Deviance, Crime, and Social Control
Read this chapter for a review of deviance, crime, and social control. As you read each section, consider the following topics:
- Read this section for an introduction to deviance and social control. What do you think about the experiences of the two students discussed in the chapter? Do you agree with the school's ruling about the dress code? Why or why not?
- Take note of the definition of deviance and how social control is enforced through types of sanctions (Table 1). Can you think of times when you have been affected by sanctions?
- Take note of the various theoretical perspectives typically used in sociology to describe or explain deviant behavior. Focusing on labeling theory and secondary deviance, can you think of a time in your life when a label assigned to you may have affected your behavior?
- Take note of the various theoretical perspectives explaining deviance in society. Take note of the examples accompanying each theoretical model.
Introduction to Deviance, Crime, and Social Control
Figure 7.1 Washington is one of several states where marijuana use has been legalized, decriminalized, or approved for medical use.
- Deviance and Control
- Theoretical Perspectives on Deviance
- Crime and the Law
Twenty-three states in the United States have passed measures legalizing marijuana in some form; the majority of these states approve only medical use of marijuana, but fourteen states have decriminalized marijuana use, and four states approve recreational use as well. Washington state legalized recreational use in 2012, and in the 2014 midterm elections, voters in Alaska, Oregon, and Washington DC supported ballot measures to allow recreational use in their states as well. Florida's 2014 medical marijuana proposal fell just short of the 60 percent needed to pass.
The Pew Research Center found that a majority of people in the United States (52 percent) now favor legalizing marijuana. This 2013 finding was the first time that a majority of survey respondents supported making marijuana legal. A question about marijuana's legal status was first asked in a 1969 Gallup poll, and only 12 percent of U.S. adults favored legalization at that time. Pew also found that 76 percent of those surveyed currently do not favor jail time for individuals convicted of minor possession of marijuana.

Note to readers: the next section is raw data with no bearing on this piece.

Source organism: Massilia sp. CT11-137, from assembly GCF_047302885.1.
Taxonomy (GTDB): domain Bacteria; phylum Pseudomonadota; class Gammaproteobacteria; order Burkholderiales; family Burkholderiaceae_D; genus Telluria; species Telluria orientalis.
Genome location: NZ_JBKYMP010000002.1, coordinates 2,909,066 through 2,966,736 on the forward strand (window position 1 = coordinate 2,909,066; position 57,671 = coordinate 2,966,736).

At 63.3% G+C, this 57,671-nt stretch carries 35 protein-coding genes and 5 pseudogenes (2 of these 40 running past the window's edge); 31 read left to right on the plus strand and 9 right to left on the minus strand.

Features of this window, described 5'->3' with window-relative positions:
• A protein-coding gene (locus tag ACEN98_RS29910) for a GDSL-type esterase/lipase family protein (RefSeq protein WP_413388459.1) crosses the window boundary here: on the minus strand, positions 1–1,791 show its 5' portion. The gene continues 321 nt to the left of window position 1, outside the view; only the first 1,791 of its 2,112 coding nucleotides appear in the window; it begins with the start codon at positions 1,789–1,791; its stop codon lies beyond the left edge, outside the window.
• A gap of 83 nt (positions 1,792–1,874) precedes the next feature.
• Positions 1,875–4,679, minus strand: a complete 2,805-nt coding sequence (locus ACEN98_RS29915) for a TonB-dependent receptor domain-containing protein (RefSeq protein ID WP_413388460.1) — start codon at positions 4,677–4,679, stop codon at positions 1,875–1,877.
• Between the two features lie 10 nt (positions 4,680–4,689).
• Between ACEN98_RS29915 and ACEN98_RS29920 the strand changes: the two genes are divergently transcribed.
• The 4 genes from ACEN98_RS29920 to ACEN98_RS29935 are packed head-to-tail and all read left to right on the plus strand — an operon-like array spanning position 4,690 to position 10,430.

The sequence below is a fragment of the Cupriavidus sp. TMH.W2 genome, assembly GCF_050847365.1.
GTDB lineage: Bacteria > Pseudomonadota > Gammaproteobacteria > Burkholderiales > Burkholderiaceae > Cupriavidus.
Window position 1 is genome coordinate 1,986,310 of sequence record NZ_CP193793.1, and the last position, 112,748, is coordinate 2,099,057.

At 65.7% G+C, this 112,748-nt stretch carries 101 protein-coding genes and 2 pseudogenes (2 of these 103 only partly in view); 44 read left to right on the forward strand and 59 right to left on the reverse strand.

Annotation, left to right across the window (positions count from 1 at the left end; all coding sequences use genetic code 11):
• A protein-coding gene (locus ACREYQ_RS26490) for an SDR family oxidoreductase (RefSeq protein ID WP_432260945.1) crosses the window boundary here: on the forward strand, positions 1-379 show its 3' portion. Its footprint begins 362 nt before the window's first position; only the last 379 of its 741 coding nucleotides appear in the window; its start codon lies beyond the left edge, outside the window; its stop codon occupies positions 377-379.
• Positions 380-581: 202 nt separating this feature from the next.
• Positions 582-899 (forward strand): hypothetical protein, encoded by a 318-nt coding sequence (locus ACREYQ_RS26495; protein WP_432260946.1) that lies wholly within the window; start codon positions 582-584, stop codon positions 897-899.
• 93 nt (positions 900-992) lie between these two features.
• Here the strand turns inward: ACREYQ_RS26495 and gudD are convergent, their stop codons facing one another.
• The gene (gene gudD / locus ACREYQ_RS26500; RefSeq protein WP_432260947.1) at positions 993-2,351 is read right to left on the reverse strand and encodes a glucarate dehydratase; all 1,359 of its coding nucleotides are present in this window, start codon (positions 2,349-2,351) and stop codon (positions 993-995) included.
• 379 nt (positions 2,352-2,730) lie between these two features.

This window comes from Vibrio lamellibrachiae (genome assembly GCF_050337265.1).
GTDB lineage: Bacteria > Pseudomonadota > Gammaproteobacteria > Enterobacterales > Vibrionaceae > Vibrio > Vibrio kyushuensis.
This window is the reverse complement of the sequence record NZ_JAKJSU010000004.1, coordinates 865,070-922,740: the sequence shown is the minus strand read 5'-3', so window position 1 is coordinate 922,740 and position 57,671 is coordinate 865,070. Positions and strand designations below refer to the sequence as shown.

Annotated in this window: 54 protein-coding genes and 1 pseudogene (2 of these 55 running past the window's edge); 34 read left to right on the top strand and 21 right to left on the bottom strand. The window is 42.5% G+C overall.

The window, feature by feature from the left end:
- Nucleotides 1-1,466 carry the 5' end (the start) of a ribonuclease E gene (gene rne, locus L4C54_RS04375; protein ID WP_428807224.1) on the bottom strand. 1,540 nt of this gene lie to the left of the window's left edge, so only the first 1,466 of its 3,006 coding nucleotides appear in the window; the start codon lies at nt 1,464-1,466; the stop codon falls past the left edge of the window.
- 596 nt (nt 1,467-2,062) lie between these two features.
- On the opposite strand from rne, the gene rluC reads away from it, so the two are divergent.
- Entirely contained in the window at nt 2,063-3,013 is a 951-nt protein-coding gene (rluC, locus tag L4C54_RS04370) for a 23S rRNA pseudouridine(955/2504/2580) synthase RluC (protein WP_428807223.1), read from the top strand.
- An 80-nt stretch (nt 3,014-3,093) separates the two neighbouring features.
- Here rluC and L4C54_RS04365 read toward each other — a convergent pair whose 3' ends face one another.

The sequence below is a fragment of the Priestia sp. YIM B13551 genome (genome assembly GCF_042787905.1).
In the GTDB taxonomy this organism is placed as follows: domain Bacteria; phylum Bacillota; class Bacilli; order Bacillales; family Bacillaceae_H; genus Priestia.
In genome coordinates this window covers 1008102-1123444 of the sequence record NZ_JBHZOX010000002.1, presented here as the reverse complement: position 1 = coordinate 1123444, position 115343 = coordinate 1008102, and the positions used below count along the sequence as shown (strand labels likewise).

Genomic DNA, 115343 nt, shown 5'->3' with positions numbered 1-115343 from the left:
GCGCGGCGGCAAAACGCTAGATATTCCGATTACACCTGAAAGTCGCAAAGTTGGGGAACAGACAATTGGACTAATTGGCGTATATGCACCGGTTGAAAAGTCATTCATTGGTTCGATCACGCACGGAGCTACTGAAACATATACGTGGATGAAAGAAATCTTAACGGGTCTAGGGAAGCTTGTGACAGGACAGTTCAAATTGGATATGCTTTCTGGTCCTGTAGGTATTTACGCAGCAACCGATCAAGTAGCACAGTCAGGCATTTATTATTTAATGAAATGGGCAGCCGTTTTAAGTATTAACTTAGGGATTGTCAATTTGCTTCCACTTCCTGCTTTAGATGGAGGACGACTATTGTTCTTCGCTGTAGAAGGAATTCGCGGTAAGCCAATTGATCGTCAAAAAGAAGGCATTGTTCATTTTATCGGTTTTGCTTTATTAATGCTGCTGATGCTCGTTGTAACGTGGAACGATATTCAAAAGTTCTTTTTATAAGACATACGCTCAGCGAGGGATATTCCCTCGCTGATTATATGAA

Even though many people favor legalization, 45 percent do not agree. Legalization of marijuana in any form remains controversial and is actively opposed; Citizen's Against Legalizing Marijuana (CALM) is one of the largest political action committees (PACs) working to prevent or repeal legalization measures. As in many aspects of sociology, there are no absolute answers about deviance. What people agree is deviant differs in various societies and subcultures, and it may change over time.
Tattoos, vegan lifestyles, single parenthood, breast implants, and even jogging were once considered deviant but are now widely accepted. The change process usually takes some time and may be accompanied by significant disagreement, especially for social norms that are viewed as essential. For example, divorce affects the social institution of family, and so divorce carried a deviant and stigmatized status at one time. Marijuana use was once seen as deviant and criminal, but U.S. social norms on this issue are changing.
Source: Heather Griffiths and Nathan Keirns for OpenStax, https://openstax.org/books/introduction-sociology-2e/pages/7-introduction-to-deviance-crime-and-social-control
This work is licensed under a Creative Commons Attribution 4.0 License.